Riding motorcycles is a popular activity and total motorcycle registrations increased 51% between 2000 and 2005. In 2006, Americans bought over 1.1 million motorcycles. 2 Despite their popularity, the inherent nature of motorcycles makes riding them a potentially dangerous undertaking. Unlike cars and other vehicles, motorcycles offer drivers and passengers no protection. There is nothing between the rider and the open road other than the clothes the rider is wearing and possibly a helmet. If you have been injured in a motorcycle accident, an experienced motorcycle accident lawyer can explain your legal options.
Motorcycle Crash Statistics
Motorcycles are less visible on the road than other cars and trucks and are less stable on rough or slick roads, which leads to accidents. In addition, because motorcycles are not enclosed like cars, riders and passengers often suffer more serious injuries in accidents. According to the National Highway Traffic Safety Administration, the number of deaths per mile traveled in 2006 on motorcycles was approximately 35 times the number in cars. 3 Since 1997, fatalities among motorcycle drivers and passengers have more than doubled. 3 Accidents involving a motorcycle and another vehicle made up half of all fatal motorcycle crashes in 2005. 3 In fatal crashes between two vehicles, 78 percent of the motorcycles involved were hit in the front and 5 percent were hit in the rear. 3
Causes of Action
Like other personal injury cases, a motorcycle accident case will generally be brought under the theory of negligence. To establish negligence, the plaintiff (the injured party) must prove that the defendant (the party the plaintiff is suing) owed the plaintiff a duty; breached that duty; caused the plaintiff's injuries; and that the plaintiff suffered injury or damage. Negligence claims are common in situations in which another driver hits the motorcyclist.
If a person was injured because of a defective motorcycle or motorcycle part, he or she may be able to bring a strict liability claim against the manufacturer of the motorcycle or part. For example, if a motorcyclist is injured when the brakes on his bike fail, he may be able to assert product liability claims against the manufacturer of the brakes.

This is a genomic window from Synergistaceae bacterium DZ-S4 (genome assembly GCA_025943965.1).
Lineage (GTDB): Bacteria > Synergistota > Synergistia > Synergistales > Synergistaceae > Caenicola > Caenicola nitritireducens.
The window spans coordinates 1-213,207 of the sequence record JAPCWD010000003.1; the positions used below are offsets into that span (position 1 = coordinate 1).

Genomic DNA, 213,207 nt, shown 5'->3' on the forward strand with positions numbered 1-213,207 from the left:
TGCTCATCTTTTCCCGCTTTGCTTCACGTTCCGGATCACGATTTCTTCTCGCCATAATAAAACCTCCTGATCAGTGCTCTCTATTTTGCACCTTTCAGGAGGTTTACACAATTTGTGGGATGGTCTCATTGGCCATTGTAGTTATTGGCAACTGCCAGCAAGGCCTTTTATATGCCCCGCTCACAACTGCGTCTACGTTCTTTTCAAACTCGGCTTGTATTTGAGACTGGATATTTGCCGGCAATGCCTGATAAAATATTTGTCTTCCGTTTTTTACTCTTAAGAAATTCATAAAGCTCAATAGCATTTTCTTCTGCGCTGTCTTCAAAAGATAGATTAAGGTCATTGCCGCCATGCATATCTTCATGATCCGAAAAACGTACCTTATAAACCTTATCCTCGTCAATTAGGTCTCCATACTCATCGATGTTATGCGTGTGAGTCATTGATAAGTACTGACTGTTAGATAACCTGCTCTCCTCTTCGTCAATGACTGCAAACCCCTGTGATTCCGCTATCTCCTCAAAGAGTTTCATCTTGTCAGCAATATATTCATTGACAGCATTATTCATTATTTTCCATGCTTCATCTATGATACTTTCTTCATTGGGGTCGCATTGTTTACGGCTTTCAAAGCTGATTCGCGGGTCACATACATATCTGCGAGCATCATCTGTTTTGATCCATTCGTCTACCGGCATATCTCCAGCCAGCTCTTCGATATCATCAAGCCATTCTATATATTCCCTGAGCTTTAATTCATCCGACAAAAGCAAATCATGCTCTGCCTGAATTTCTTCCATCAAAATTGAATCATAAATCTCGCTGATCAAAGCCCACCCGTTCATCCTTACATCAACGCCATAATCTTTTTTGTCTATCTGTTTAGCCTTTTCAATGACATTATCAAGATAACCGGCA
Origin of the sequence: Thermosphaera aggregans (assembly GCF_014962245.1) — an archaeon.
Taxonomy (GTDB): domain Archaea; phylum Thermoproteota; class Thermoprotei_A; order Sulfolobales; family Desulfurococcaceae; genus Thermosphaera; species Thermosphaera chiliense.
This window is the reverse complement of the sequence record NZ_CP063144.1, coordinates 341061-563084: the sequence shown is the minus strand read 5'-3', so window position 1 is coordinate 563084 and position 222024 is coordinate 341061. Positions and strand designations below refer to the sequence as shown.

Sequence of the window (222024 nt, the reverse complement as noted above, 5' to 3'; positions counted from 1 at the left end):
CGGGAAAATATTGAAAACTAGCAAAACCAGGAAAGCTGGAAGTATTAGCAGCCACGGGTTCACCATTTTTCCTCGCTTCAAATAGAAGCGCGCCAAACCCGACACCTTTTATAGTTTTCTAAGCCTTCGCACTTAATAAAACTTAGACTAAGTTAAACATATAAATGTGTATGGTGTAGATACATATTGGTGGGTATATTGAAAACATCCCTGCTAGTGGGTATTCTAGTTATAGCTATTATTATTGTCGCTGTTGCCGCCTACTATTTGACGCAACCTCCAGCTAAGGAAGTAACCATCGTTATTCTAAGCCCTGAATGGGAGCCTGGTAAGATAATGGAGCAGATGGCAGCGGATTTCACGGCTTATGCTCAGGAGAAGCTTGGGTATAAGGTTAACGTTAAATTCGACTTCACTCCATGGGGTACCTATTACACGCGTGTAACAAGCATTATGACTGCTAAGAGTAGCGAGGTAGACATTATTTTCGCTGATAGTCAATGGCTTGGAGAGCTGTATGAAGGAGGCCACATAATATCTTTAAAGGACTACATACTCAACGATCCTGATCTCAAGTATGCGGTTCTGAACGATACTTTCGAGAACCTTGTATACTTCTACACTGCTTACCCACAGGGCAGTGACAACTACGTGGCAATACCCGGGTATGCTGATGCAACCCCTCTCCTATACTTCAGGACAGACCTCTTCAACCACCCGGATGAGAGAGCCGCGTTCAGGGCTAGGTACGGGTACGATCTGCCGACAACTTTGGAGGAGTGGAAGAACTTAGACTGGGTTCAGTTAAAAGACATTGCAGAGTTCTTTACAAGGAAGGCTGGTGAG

Building Your Case
If you or a family member was injured in a motorcycle accident, it is important to take certain steps, in addition to consulting with an attorney, to protect your rights and build your case for recovery of damages. If the police arrive at the accident scene, give them basic information such as your name and address and the relevant facts about the accident. Do not admit blame or fault for the accident. After the accident, seek immediate medical help if needed and keep your medical records. In addition, keep any bills related to medical treatment, and keep track of any other expenses related to your accident such as repair expenses, rental vehicle costs and wages lost because of missed work. All of this information is relevant to the calculation of damages.
If you are able to do so, try to talk to other drivers or pedestrians who witnessed the accident. At the very least, try to write down their names and phone numbers before they leave the scene. While some witnesses may wait for the police to arrive and collect their information, others may leave before the police get there so it is important to have their contact information. In addition, exchange names, addresses, telephone numbers and insurance information with the driver(s) of the other vehicle(s) involved in the accident. As soon after the accident as possible, take photographs of the scene to record evidence and the road conditions. Photographs of your injuries and damage to your motorcycle or other property are also important to have.
Depending on your situation, it may be necessary to engage expert witnesses to assist with building your case. Experts in crash reconstruction or motorcycle mechanics may be able to assist with determining the cause of the crash and the defendant's potential fault.
If you bring a negligence action against another driver, that driver may argue that your own negligence is at least partly responsible for your injuries. The doctrine of comparative negligence may reduce or limit your recovery if you are found to be partly at fault for your injuries. In states that have adopted a "pure" comparative negligence rule, an injured party whose negligence is not the only proximate cause of the injuries can recover an amount that is reduced by his or her proportionate share of fault. In states that have adopted an "equal to or greater than" rule of comparative negligence, the injured party's fault is not a bar to recovery if his or her negligence is not as great as the negligence of the defendant, with a reduction in damages proportionate to his or her degree of fault.